Tibet is known as the Roof of the World, the Land of Snows, and the Third Pole, and it’s one of the most unique destinations in the world for tourists.

Filled with high mountains, stunning lakes, and ancient monasteries, travelling to Tibet is the only way to enjoy these spectacular sights and to explore the amazing religion and culture of the Tibetan people. 

For anyone taking a Tibet tour on the high-altitude plateau, the highest plateau in the world, there are plenty of things to see and do.

However, there are also a number of things that are a must-visit during your Tibet travel. So here are the top six places to visit while you are on your tour of Tibet!

Potala Palace

The iconic symbol of Tibet, the Potala Palace stands out above the city of Lhasa, its Red and White palaces sitting high on the top of the Red Hill in the centre of the city.

Once the centre of religious governance in Tibet, the palace was built in the 17th century and is the epitome of Tibetan architecture at its best.

The Red Palace was once the residence of the Dalai Lama, while the White Palace housed the chapels and prayer halls of the monks. Now a UNESCO World Heritage Site, the palace has an amazing collection of Thangka paintings and several beautiful statues of Buddha.

Jokhang Temple and Barkhor Street

The most sacred temple to travel to in Tibet, Jokhang Temple in Lhasa is one of the oldest Buddhist temples in Tibet, and dates back to the 7th century.

Built to house the statue of Buddha that was brought to Tibet from China during the Tang Dynasty, the temple is the main pilgrimage destination in Tibet.

Surrounding the temple lies the ancient Barkhor Street, the ritual kora route around the temple for pilgrims and devout Buddhists. The five streets that make up Barkhor are also one of the best places in the capital for shopping, with both sides of the streets lined with stores and vendors selling everything from miniature thangkas and hand-held prayer wheels to local handicrafts and traditional Hada scarves.

jokhang temple

Sera and Drepung Monasteries

Two of the main monasteries of the Gelug School of Tibetan Buddhism, the main Buddhist sect in Tibet, Sera and Drepung Monasteries are two of the three main university monasteries in Tibet.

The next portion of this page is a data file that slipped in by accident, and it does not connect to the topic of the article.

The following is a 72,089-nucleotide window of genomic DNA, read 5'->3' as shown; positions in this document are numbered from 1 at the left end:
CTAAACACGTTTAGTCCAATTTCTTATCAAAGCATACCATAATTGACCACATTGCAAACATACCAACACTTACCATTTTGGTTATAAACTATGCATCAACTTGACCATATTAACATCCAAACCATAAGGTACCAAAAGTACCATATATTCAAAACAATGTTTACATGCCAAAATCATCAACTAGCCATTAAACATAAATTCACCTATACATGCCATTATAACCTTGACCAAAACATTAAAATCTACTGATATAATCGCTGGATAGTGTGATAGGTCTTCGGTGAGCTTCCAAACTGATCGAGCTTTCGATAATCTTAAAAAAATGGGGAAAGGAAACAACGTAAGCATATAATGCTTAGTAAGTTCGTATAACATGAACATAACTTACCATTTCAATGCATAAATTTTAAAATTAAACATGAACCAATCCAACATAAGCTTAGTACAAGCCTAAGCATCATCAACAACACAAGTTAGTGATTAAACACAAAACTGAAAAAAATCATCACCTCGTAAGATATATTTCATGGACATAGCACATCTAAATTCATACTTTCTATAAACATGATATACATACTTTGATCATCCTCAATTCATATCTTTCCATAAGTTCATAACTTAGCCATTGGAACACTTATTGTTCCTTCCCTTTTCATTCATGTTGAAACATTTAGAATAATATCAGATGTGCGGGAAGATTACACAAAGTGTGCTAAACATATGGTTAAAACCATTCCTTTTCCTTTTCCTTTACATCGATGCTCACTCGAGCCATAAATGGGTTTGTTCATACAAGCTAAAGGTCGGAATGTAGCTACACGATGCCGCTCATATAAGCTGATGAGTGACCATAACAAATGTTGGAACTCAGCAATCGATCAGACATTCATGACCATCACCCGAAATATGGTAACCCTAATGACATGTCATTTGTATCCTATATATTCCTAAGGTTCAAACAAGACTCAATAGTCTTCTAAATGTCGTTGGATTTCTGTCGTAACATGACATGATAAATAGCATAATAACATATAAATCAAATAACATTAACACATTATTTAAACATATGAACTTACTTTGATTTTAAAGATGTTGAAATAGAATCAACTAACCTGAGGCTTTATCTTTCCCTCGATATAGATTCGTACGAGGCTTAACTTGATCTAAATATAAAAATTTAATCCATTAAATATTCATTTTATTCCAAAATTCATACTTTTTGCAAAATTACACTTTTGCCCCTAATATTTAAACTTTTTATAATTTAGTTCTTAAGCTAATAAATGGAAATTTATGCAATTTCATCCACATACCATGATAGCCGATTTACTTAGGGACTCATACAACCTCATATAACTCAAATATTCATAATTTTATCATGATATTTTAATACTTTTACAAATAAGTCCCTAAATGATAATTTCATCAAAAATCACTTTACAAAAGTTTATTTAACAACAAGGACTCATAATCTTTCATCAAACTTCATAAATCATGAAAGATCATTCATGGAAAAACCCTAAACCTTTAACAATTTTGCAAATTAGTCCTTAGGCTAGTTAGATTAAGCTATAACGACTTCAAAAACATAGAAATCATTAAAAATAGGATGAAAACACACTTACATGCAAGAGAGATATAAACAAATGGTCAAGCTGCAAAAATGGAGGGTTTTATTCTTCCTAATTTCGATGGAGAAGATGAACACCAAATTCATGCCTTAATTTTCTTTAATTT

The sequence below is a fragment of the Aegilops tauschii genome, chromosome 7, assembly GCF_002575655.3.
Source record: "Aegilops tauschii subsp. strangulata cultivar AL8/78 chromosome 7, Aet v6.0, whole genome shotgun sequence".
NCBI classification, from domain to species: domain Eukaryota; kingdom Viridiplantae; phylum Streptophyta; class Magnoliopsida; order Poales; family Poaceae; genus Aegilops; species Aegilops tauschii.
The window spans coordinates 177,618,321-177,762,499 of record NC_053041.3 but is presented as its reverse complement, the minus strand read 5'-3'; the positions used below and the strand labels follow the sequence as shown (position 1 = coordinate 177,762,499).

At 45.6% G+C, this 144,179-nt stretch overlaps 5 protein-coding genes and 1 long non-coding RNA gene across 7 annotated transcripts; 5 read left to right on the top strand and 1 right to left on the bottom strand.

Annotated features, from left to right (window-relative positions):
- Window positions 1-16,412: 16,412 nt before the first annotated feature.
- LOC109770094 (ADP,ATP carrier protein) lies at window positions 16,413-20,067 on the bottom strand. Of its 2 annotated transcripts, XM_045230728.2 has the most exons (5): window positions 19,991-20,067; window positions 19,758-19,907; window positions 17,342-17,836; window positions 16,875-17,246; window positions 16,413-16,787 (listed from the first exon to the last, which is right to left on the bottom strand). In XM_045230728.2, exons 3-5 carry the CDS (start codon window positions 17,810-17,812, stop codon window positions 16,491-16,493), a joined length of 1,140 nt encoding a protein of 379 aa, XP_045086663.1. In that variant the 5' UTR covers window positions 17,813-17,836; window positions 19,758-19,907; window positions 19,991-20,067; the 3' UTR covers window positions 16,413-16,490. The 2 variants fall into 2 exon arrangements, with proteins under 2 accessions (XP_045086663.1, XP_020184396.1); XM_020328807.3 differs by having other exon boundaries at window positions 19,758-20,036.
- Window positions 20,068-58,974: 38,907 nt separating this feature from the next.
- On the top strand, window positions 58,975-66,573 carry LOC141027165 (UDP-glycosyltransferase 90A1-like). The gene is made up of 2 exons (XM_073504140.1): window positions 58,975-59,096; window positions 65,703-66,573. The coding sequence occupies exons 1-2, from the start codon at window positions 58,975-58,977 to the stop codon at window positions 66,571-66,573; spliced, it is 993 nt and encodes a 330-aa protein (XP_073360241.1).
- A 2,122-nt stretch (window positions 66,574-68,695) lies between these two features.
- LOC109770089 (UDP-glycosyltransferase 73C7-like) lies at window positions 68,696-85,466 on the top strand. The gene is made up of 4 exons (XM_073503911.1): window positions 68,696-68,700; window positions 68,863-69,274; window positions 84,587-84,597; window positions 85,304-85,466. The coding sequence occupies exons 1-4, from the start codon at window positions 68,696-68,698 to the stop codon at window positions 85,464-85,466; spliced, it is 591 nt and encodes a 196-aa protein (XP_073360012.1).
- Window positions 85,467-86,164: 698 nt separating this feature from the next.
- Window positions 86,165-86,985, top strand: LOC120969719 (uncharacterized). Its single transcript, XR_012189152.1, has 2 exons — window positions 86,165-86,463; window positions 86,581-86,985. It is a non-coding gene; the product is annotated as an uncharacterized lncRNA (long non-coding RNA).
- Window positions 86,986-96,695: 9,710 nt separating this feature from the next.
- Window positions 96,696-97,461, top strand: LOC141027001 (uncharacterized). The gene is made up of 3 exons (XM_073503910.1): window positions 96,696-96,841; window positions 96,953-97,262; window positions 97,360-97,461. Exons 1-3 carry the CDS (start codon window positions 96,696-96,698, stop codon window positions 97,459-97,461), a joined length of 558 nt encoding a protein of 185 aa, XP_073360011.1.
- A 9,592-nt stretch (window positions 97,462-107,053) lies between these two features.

Sera Monastery is renowned for its afternoon monastic debating sessions, where the monks and lamas practice theological and philosophical debates in the courtyard as part of the training of the young monks.

Drepung, on the outskirts of Lhasa, is famed for the Coqen Hall, the most important hall in the monastery which contains thousands of scriptures, murals, and figurines of Buddha in many different poses. The monastery is also the storehouse of many Tibetan Buddhist works of art.

sera monk debate

Lake Yamdrok

One of the Great Three Sacred Lakes of Tibet, along with Lake Namtso and Lake Manasarovar, Lake Yamdrok lies to the southwest of Lhasa, and is a very spread-out lake, stretching for miles in all directions.

Believed to have been created by a goddess deity to save the land of Tibet from drought, it is believed that if the lake ever dries up, Tibet will become uninhabitable.

The pristine turquoise waters of the lake perfectly reflect the stunning mountain vista that surrounds it, and the best view, as well as the first, can be seen from the Gampala Pass on the road to the lakeshore.

yamdrok lake in autumn

Lake Namtso

Another of the Great Three, Lake Namtso, which lies in Damxung County in northern Lhasa, is known as the “Heavenly Lake”, and it is easy to see why.

At a high altitude of 4,718 meters above sea level, this high-altitude lake is bordered to the east by the stunning Nyenchen Tanglha Mountains and to the east by the vast Changtang Grasslands.

The pure blue waters of the lake shimmer in the bright sunlight and the wide open spaces along the lakeshore are dotted with yaks and herder’s tents, making it a real heavenly scene of pure natural beauty.


Mount Everest Base Camp

No Tibet tour would be complete without a visit to Mount Everest, and the base camp at the foot of the mountain’s northern slopes is the most popular tourist destination in Tibet.

Lying at an altitude of 5,200 meters, this amazing site is the best place from which to get a great view of the world’s highest mountain.

Located near the Rongbuk Monastery, the official highest Buddhist monastery in the world, the base camp also has unique tent guesthouses for visitors to stay in and experience a little of the Tibetan nomadic culture while you are there.

And for the best sunrise/sunset photos, the hill behind the Rongbuk Monastery is an ideal place to climb to get shots of the sun hitting the eastern or western slopes of the massive mountain.

Richard Collett